Humanist Perspectives: Don’t Hide Your Humanism


This post is part of our Humanist Perspectives series. In this series, we invite guest contributors to explore active humanism and what it means to be a thoughtful, engaged member of society. Please share your thoughts in the comments!

Don’t Hide Your Humanism
by Jen Hancock

I had a really great experience today that I want to share with you. I was at the local museum with my son and when I was answering his questions about rifling in cannons (long story) and two women with young kids looked at me and said “she’s seems to be smart and know a lot of stuff, we need to hang out with her.” So, we did. They had a boy about the same age as my son and they got along well and my son delighted in showing him around the museum.

But here is what was really cool, aside from meeting some people who are excited to meet someone who is clearly a geek in a museum. While we were watching the kids explore the discovery center, the grandmother asked me what I did and I told her–I’m a writer. About what? Humanism. I told her about my book–and she said it sounded wonderful. So far so good. Emboldened, I told her that my book is in use at the Royal Military College of Canada. She then turned to me and told me she was going to tell her son about the book because he is a colonel in the Coast Guard and he would probably like to know about the book. Wow! So, chance meeting in a museum, I’m open about my humanism and not only do they not shy away and politely excuse themselves, they are interested in helping me promote humanism in the US military!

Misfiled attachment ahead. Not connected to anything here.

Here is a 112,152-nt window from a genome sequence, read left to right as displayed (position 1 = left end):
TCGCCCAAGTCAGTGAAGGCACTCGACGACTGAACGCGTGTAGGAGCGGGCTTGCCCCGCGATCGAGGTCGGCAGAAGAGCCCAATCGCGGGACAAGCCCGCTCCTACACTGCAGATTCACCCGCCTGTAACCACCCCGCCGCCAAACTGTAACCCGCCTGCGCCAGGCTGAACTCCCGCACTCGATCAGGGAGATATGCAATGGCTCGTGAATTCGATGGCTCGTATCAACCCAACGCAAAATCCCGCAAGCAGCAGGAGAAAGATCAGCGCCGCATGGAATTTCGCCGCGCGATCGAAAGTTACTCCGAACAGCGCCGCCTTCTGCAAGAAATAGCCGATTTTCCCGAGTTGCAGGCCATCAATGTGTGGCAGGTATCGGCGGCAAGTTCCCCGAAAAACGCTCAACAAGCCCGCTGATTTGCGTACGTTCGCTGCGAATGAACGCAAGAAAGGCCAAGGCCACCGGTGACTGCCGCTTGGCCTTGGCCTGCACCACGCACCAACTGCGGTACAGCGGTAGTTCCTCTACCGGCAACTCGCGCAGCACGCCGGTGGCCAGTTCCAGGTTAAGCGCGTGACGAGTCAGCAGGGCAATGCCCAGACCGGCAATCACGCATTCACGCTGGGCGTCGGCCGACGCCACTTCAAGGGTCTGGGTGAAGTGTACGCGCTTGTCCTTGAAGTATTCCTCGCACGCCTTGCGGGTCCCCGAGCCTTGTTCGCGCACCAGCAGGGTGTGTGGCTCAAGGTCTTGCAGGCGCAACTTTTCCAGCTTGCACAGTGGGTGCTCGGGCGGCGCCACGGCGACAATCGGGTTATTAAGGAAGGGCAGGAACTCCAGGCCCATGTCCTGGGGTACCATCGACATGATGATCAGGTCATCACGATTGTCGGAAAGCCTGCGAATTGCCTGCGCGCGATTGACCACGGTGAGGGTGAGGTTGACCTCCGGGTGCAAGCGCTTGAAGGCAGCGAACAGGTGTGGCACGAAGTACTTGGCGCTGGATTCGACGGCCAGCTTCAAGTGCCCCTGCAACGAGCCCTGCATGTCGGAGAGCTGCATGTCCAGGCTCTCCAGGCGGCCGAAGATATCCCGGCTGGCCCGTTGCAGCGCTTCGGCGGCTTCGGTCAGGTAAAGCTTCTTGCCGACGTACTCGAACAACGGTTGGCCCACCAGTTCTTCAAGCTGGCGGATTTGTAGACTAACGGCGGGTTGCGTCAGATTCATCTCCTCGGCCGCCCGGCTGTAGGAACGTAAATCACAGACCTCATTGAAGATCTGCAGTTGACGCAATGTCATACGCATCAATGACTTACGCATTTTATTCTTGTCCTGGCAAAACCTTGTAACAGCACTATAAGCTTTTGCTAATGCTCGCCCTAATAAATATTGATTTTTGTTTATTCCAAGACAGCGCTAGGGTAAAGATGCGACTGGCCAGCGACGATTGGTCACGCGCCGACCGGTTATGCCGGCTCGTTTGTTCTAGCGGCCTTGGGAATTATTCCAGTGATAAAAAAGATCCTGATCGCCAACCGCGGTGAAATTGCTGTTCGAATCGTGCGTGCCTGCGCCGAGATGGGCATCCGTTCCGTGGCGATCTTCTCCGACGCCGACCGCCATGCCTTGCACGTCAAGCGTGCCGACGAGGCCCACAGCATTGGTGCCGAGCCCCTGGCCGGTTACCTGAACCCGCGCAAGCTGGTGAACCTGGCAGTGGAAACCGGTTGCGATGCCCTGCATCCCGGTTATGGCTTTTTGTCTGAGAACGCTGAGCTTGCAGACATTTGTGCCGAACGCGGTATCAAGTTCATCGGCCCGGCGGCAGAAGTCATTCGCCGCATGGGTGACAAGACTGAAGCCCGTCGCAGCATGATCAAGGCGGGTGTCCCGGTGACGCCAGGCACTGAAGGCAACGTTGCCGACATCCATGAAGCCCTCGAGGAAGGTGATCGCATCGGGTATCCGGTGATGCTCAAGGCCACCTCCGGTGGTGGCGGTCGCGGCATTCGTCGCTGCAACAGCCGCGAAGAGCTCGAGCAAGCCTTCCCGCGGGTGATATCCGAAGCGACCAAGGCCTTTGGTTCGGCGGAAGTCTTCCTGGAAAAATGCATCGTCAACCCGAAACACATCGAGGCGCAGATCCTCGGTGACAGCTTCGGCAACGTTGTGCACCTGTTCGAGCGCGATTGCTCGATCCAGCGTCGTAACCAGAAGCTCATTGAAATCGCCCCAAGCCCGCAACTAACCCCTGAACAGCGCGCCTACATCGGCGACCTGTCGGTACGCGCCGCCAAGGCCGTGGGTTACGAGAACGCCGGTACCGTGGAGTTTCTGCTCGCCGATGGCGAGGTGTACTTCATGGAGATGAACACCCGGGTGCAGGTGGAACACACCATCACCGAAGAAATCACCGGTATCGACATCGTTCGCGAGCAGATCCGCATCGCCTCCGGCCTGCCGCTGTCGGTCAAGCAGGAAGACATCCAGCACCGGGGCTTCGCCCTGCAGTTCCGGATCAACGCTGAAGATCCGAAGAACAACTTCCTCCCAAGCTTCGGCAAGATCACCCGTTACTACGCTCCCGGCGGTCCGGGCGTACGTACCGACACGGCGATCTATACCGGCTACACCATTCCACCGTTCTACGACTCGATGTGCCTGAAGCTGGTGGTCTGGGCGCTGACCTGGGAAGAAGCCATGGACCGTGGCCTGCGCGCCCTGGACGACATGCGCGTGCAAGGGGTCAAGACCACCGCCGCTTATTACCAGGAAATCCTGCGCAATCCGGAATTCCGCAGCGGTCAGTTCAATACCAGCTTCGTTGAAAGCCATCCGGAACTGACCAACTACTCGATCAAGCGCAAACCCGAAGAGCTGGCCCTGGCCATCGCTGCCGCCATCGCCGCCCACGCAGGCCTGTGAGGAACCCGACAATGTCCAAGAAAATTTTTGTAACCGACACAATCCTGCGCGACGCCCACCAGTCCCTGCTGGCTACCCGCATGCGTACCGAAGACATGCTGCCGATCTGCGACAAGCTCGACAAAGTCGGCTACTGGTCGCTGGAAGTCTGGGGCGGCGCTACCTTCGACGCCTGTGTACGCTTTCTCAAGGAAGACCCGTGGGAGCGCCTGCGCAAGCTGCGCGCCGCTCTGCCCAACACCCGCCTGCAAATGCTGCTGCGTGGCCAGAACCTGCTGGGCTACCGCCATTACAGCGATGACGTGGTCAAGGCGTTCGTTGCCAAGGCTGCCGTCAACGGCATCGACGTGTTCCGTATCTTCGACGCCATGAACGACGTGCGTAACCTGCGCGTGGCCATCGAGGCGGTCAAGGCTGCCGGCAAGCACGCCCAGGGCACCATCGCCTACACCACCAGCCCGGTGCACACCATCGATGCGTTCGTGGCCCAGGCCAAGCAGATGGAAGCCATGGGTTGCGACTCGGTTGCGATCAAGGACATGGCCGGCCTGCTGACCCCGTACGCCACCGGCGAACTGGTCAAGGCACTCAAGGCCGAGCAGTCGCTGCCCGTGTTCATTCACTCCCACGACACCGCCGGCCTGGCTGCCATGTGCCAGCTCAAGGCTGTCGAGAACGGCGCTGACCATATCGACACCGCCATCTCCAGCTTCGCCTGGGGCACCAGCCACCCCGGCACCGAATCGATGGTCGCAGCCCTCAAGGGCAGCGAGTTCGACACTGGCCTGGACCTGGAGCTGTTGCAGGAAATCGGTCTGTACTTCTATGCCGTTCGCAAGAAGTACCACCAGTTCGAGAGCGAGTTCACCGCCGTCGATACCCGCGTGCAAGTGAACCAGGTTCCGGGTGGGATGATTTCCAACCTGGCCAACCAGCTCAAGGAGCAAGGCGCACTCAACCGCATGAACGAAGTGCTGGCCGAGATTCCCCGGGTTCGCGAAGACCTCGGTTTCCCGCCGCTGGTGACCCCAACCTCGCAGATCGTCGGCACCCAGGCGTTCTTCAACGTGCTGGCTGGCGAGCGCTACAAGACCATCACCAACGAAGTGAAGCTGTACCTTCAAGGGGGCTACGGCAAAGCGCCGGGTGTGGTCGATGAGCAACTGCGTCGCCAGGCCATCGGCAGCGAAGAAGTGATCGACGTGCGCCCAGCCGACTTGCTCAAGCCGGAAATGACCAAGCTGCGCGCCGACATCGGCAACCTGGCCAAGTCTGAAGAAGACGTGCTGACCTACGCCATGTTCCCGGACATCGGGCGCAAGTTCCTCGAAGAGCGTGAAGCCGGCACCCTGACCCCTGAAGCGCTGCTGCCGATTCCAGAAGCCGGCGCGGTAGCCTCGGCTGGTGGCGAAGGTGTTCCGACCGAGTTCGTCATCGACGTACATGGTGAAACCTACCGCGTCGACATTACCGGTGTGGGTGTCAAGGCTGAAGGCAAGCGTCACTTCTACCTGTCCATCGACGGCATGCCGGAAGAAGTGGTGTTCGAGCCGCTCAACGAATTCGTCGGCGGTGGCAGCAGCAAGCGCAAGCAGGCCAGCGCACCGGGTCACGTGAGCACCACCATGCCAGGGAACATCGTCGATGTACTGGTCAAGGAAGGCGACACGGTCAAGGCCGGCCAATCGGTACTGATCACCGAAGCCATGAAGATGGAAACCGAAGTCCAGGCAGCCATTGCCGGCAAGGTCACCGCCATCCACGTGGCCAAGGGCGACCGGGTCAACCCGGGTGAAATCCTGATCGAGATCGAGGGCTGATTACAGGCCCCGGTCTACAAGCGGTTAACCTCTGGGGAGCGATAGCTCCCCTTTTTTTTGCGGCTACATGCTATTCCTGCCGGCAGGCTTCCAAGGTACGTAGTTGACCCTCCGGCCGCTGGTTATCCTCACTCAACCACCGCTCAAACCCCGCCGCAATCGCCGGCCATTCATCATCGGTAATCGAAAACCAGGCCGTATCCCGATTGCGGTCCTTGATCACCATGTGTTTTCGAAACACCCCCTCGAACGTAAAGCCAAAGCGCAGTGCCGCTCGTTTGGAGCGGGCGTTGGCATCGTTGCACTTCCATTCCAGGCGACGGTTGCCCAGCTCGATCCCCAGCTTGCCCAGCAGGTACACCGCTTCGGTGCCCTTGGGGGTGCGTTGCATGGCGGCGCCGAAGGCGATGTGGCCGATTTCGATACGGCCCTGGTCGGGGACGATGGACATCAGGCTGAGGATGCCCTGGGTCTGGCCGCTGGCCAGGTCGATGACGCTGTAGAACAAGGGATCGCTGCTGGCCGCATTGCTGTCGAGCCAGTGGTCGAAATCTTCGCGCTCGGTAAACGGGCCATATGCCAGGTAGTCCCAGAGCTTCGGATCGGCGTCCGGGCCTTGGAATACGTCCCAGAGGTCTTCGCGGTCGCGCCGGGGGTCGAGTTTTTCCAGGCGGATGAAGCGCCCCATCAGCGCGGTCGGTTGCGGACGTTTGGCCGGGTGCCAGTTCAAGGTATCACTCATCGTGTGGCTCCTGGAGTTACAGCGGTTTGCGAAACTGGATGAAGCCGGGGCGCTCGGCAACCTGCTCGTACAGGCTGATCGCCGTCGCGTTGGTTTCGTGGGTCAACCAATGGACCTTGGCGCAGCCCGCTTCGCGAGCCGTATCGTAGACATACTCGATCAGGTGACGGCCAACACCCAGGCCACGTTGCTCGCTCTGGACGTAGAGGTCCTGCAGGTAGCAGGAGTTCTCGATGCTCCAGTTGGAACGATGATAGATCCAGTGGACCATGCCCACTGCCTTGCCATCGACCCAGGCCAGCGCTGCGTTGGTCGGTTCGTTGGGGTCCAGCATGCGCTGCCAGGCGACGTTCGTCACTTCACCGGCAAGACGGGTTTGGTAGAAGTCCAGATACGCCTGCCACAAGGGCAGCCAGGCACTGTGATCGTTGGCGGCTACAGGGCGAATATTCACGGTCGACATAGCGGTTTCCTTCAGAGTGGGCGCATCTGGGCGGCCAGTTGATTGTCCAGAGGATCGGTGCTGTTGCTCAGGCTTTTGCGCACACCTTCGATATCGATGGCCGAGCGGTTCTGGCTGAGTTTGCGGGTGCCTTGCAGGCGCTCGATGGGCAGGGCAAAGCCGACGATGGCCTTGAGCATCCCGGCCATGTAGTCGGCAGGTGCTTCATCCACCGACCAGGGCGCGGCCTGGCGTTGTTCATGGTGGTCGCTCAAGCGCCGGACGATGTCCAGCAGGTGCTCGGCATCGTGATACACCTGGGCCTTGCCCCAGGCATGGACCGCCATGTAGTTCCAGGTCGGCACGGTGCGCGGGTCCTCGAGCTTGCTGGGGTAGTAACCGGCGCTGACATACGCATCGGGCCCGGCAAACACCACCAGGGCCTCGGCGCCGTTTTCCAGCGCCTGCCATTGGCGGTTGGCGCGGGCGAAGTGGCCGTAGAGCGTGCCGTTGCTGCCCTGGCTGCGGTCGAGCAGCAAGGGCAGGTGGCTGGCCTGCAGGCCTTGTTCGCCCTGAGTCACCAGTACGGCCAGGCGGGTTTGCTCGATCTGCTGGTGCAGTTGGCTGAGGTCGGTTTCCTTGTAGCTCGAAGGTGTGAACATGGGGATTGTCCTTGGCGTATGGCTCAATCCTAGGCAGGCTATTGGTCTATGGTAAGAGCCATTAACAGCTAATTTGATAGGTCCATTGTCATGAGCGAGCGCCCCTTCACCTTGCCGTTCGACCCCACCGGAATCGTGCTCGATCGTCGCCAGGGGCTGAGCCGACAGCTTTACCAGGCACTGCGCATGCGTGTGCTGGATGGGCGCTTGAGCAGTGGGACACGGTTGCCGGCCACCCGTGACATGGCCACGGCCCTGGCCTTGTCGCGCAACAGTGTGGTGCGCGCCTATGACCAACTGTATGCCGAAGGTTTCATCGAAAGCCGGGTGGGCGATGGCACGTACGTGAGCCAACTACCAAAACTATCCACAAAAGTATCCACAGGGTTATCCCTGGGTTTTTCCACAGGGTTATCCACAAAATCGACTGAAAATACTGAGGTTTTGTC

Read the rest of this post at Happiness Through Humanism.

Jen Hancock is a writer, speaker, and humanist. She seeks to promote humanism by making it relevant to the very real problems people face every day. The central theme to her writing is about how being a good person has benefits here and now and how approaching life as a humanist can actually help people become happier, more productive citizens of the world.